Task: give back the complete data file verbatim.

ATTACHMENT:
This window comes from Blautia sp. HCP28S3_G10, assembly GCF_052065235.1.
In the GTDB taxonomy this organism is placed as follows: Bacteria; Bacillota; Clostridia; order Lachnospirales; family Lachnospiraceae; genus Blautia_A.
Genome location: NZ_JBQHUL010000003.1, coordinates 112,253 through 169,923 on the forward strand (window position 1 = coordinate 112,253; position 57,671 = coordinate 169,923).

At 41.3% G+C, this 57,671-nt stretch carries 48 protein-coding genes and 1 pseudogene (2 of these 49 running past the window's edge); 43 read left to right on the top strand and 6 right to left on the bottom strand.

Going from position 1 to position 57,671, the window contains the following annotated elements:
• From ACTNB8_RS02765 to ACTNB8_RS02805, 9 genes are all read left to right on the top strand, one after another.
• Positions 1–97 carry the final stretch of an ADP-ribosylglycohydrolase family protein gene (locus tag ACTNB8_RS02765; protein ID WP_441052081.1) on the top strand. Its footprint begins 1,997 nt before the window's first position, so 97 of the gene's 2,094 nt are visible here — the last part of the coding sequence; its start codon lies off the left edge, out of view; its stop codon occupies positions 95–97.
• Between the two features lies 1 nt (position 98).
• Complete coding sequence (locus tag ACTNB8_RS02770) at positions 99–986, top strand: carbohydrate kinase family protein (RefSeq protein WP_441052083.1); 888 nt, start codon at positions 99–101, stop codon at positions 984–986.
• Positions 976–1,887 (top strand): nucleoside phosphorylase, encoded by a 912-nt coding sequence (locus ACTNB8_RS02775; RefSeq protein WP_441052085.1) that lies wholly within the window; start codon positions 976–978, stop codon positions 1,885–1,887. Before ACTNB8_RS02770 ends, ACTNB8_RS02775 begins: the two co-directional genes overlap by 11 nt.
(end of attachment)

This window comes from Blautia sp. HCP28S3_G10, assembly GCF_052065235.1.
In the GTDB taxonomy this organism is placed as follows: Bacteria; Bacillota; Clostridia; order Lachnospirales; family Lachnospiraceae; genus Blautia_A.
Genome location: NZ_JBQHUL010000003.1, coordinates 112,253 through 169,923 on the forward strand (window position 1 = coordinate 112,253; position 57,671 = coordinate 169,923).

At 41.3% G+C, this 57,671-nt stretch carries 48 protein-coding genes and 1 pseudogene (2 of these 49 running past the window's edge); 43 read left to right on the top strand and 6 right to left on the bottom strand.

Going from position 1 to position 57,671, the window contains the following annotated elements:
• From ACTNB8_RS02765 to ACTNB8_RS02805, 9 genes are all read left to right on the top strand, one after another.
• Positions 1–97 carry the final stretch of an ADP-ribosylglycohydrolase family protein gene (locus tag ACTNB8_RS02765; protein ID WP_441052081.1) on the top strand. Its footprint begins 1,997 nt before the window's first position, so 97 of the gene's 2,094 nt are visible here — the last part of the coding sequence; its start codon lies off the left edge, out of view; its stop codon occupies positions 95–97.
• Between the two features lies 1 nt (position 98).
• Complete coding sequence (locus tag ACTNB8_RS02770) at positions 99–986, top strand: carbohydrate kinase family protein (RefSeq protein WP_441052083.1); 888 nt, start codon at positions 99–101, stop codon at positions 984–986.
• Positions 976–1,887 (top strand): nucleoside phosphorylase, encoded by a 912-nt coding sequence (locus ACTNB8_RS02775; RefSeq protein WP_441052085.1) that lies wholly within the window; start codon positions 976–978, stop codon positions 1,885–1,887. Before ACTNB8_RS02770 ends, ACTNB8_RS02775 begins: the two co-directional genes overlap by 11 nt.